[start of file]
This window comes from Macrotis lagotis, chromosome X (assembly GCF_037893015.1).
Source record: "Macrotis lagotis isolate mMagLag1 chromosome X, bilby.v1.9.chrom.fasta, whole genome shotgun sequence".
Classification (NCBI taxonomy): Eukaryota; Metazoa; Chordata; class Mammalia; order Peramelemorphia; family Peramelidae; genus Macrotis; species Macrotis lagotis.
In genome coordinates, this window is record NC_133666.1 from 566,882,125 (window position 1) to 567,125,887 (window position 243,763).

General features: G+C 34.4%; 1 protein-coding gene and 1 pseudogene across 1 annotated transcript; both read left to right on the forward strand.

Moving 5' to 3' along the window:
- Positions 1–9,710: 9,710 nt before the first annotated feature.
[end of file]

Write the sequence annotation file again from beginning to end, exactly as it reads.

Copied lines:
This window comes from Macrotis lagotis, chromosome X (assembly GCF_037893015.1).
Source record: "Macrotis lagotis isolate mMagLag1 chromosome X, bilby.v1.9.chrom.fasta, whole genome shotgun sequence".
Classification (NCBI taxonomy): Eukaryota; Metazoa; Chordata; class Mammalia; order Peramelemorphia; family Peramelidae; genus Macrotis; species Macrotis lagotis.
In genome coordinates, this window is record NC_133666.1 from 566,882,125 (window position 1) to 567,125,887 (window position 243,763).

General features: G+C 34.4%; 1 protein-coding gene and 1 pseudogene across 1 annotated transcript; both read left to right on the forward strand.

Moving 5' to 3' along the window:
- Positions 1–9,710: 9,710 nt before the first annotated feature.